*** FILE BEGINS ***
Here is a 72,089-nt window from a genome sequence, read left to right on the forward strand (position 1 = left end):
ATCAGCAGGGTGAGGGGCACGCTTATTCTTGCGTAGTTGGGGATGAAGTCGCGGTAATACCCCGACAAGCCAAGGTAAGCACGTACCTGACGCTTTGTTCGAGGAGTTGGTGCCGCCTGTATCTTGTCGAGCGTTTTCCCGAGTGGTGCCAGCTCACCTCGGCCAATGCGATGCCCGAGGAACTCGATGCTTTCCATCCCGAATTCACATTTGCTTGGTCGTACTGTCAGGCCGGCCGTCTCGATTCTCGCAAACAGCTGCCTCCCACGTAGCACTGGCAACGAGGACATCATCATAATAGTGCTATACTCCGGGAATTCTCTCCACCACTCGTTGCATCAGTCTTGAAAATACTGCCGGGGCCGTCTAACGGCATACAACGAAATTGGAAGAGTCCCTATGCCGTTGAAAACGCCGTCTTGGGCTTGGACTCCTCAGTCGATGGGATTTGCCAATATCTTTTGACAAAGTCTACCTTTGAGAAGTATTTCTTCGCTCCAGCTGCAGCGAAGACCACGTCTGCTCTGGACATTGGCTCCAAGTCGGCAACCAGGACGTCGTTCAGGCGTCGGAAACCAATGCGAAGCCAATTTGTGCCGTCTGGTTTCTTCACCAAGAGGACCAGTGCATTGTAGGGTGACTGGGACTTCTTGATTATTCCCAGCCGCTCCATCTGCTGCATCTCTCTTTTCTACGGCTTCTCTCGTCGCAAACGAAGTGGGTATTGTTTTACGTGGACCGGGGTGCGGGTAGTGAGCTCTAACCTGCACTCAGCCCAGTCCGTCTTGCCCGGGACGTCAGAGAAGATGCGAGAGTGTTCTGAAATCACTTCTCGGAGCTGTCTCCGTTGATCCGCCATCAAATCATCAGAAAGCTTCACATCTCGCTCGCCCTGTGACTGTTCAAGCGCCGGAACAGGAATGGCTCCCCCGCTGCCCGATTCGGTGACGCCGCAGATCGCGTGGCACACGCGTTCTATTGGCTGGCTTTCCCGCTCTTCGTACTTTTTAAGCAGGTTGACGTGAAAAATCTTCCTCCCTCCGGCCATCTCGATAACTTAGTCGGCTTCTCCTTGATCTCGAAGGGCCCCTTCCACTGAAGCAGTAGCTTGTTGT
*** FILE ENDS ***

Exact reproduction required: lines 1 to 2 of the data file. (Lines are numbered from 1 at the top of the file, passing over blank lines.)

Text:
Here is a 72,089-nt window from a genome sequence, read left to right on the forward strand (position 1 = left end):
ATCAGCAGGGTGAGGGGCACGCTTATTCTTGCGTAGTTGGGGATGAAGTCGCGGTAATACCCCGACAAGCCAAGGTAAGCACGTACCTGACGCTTTGTTCGAGGAGTTGGTGCCGCCTGTATCTTGTCGAGCGTTTTCCCGAGTGGTGCCAGCTCACCTCGGCCAATGCGATGCCCGAGGAACTCGATGCTTTCCATCCCGAATTCACATTTGCTTGGTCGTACTGTCAGGCCGGCCGTCTCGATTCTCGCAAACAGCTGCCTCCCACGTAGCACTGGCAACGAGGACATCATCATAATAGTGCTATACTCCGGGAATTCTCTCCACCACTCGTTGCATCAGTCTTGAAAATACTGCCGGGGCCGTCTAACGGCATACAACGAAATTGGAAGAGTCCCTATGCCGTTGAAAACGCCGTCTTGGGCTTGGACTCCTCAGTCGATGGGATTTGCCAATATCTTTTGACAAAGTCTACCTTTGAGAAGTATTTCTTCGCTCCAGCTGCAGCGAAGACCACGTCTGCTCTGGACATTGGCTCCAAGTCGGCAACCAGGACGTCGTTCAGGCGTCGGAAACCAATGCGAAGCCAATTTGTGCCGTCTGGTTTCTTCACCAAGAGGACCAGTGCATTGTAGGGTGACTGGGACTTCTTGATTATTCCCAGCCGCTCCATCTGCTGCATCTCTCTTTTCTACGGCTTCTCTCGTCGCAAACGAAGTGGGTATTGTTTTACGTGGACCGGGGTGCGGGTAGTGAGCTCTAACCTGCACTCAGCCCAGTCCGTCTTGCCCGGGACGTCAGAGAAGATGCGAGAGTGTTCTGAAATCACTTCTCGGAGCTGTCTCCGTTGATCCGCCATCAAATCATCAGAAAGCTTCACATCTCGCTCGCCCTGTGACTGTTCAAGCGCCGGAACAGGAATGGCTCCCCCGCTGCCCGATTCGGTGACGCCGCAGATCGCGTGGCACACGCGTTCTATTGGCTGGCTTTCCCGCTCTTCGTACTTTTTAAGCAGGTTGACGTGAAAAATCTTCCTCCCTCCGGCCATCTCGATAACTTAGTCGGCTTCTCCTTGATCTCGAAGGGCCCCTTCCACTGAAGCAGTAGCTTGTTGT